Highly controversial pesticide has a second more lethal crystal form missed for almost 80 years

DDT crystal structures

Source: Wiley-VCH

Crystal structures of DDT in form I (top) and form II (bottom)

First discovered in 1939, DDT and other contact insecticides have long been thought to exist in just one crystal form. However, new research conducted by scientists based at New York University (NYU) has revealed that there are at least two solid state forms of DDT.

This discovery occurred serendipitously. ‘We got into DDT polymorphism for reasons that had absolutely nothing to do with insecticides and insects,’ says Bart Kahr, a researcher at NYU. ‘We were studying DDT crystallisation because the known form of DDT crystals had a symmetry that was consistent with certain types of growth experiments that we were trying to do.’

However, once it was apparent that polymorphism was present it opened another avenue of investigation. The fact that there were at least two forms of DDT ‘instantly suggested a murder mystery’, says Kahr. ‘We found that there were two forms and they almost always coexisted, no matter how DDT was prepared, so we didn’t really know which of the two compounds was the historical killer.’

‘Different polymorphs have different crystal shapes,’ explains Mike Ward, another researcher at NYU. ‘Each polymorph expresses inherently different crystal structures and faces. On each face the molecules are oriented differently and this means that the interactions between the molecules with the footpads of insects are different.’ The lethality of the crystal forms therefore depends on the exposed crystal face. In studies conducted on fruit flies, it was demonstrated that the newly discovered form (form II) was comparatively more lethal than the original form I, reducing average survival times by 43 minutes.

The potential implications of this more lethal DDT structure could be far-reaching. ‘If you can engineer a solid state form of DDT that is as effective in smaller application, then the public health benefits will not be undone by the environmental exposure,’ says Kahr. ‘It might be possible to engineer contact insecticides that can be as effective in smaller application. That would be useful as we don’t want the insects to develop resistance.’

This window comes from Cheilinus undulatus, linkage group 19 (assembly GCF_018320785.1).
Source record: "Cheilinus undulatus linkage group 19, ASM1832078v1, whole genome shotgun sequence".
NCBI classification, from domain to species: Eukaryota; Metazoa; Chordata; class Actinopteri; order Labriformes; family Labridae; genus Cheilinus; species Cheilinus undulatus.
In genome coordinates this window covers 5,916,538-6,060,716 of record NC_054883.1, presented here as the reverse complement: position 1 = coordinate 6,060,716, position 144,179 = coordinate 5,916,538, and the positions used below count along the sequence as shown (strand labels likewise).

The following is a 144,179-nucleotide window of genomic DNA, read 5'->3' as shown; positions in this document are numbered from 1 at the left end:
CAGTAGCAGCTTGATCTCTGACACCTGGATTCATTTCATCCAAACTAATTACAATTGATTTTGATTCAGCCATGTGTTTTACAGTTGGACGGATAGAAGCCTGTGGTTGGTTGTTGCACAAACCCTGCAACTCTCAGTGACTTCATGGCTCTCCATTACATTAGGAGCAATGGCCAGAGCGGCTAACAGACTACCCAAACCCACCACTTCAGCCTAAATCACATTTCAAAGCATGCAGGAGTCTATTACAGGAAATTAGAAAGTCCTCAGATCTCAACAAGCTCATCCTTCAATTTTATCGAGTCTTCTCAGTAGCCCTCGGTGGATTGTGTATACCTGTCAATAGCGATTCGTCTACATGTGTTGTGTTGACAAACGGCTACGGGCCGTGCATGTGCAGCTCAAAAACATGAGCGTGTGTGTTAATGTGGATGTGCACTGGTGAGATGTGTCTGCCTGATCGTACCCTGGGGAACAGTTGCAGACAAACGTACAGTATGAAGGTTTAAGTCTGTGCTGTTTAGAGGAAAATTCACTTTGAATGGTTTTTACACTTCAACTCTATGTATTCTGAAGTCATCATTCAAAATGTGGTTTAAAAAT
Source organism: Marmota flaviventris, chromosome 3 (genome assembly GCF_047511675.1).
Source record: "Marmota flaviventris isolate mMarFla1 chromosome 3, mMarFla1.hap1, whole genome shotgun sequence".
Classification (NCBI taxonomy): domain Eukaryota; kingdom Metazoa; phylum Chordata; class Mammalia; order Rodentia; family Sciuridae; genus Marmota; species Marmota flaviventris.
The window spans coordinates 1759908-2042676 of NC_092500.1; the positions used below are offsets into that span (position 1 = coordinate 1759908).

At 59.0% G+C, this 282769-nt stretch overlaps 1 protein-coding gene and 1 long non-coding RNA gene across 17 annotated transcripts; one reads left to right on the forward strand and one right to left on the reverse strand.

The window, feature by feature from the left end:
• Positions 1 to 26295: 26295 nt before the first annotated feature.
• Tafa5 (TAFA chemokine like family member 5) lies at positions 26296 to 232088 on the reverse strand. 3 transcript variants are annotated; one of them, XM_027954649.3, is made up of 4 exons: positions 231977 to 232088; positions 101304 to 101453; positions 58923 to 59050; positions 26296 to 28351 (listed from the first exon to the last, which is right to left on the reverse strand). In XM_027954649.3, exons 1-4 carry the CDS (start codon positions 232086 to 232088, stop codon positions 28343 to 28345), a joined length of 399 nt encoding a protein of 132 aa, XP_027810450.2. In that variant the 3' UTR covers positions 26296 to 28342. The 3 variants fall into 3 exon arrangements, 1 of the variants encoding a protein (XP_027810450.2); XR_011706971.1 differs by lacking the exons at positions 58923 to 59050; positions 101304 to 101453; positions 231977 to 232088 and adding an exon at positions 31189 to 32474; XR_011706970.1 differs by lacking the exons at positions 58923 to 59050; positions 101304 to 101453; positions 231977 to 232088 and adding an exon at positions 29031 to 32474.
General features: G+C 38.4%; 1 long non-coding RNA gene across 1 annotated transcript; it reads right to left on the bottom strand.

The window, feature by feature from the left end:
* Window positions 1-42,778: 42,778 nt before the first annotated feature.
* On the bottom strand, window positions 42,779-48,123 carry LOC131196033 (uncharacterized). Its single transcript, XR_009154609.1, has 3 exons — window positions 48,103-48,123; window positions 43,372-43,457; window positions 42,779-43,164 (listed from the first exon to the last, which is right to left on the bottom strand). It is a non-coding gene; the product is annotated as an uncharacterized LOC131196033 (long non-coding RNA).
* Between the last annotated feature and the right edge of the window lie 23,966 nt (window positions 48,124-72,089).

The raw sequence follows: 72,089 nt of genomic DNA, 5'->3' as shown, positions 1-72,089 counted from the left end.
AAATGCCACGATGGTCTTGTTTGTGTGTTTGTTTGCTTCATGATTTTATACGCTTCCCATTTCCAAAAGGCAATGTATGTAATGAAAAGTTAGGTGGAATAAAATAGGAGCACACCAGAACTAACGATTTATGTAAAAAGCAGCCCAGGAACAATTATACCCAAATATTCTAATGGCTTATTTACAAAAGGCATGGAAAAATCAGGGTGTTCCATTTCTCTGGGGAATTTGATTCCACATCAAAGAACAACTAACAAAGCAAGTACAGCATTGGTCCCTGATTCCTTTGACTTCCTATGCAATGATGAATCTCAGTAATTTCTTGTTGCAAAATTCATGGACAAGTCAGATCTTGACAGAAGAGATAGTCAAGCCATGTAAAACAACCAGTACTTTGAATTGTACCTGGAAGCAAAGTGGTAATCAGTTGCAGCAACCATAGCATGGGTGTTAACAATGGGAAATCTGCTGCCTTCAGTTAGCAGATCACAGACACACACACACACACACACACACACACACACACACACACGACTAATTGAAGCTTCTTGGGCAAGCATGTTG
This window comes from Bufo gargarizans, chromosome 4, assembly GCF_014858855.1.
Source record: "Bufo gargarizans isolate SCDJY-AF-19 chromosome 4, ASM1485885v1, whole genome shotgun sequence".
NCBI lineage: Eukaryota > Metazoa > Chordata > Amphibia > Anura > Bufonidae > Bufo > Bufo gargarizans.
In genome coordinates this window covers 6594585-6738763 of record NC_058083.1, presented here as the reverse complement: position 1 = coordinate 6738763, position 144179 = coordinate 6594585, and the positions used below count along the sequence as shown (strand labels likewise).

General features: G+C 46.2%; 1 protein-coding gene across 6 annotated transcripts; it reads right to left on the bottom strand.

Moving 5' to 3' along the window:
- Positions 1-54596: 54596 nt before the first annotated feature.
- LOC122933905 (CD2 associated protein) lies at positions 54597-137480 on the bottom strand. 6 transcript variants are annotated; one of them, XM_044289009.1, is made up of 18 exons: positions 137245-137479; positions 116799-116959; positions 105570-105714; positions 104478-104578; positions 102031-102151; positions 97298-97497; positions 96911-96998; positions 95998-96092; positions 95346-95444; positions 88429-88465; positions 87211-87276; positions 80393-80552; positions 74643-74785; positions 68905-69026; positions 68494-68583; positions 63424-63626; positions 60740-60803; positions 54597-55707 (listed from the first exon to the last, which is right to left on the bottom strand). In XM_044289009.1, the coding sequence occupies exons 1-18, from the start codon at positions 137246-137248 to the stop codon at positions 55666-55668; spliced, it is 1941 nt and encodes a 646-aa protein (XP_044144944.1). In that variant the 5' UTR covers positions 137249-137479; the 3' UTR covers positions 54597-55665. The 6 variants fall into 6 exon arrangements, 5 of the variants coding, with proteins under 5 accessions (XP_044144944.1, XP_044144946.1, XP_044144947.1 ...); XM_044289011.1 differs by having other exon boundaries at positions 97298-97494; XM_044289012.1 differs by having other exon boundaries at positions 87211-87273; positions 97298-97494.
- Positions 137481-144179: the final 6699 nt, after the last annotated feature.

However, it’s not that simple – it is difficult to synthesise form II exclusively. ‘I don’t think that it should be an insurmountable problem,’ Kahr reasons. ‘We think that we can probably achieve this with more work.’

The new crystal structure was discovered using a combination of computational methods and observational measurements made using Raman microscopy, x-ray diffraction and optical microscopy. Systematic crystal structure prediction, the computational method used in this study, is a relatively new technique. ‘It’s only very recently that these methods have been available to experimental chemists,’ says Krešo Bučar, an expert in organic crystalline materials at University College London. ‘These crystal structure prediction methods can tell very nicely tell what the likelihood is of other crystal forms being identified. This study is a perfect example of how studies relating to polymorphism should be conducted,’ he adds.

The fact that a new DDT polymorph has been found re-opens questions about the other contact insecticides. Dubbed the ‘dirty dozen’, these insecticides require the target to come into direct contact with the chemical so that they can be absorbed. These compounds tend to be inorganic, and include chemicals such as chlordane and heptachlor. ‘These compounds were studied last in the 1970s,’ says Kahr. ‘Nowadays it is trivial to determine the three-dimensional structure of a molecular crystal, so people are much more interested in finding all the polymorphs and everything that can be isolated in the given phase state. We are confident that each of these substances will be represented by a group of solid state structures.’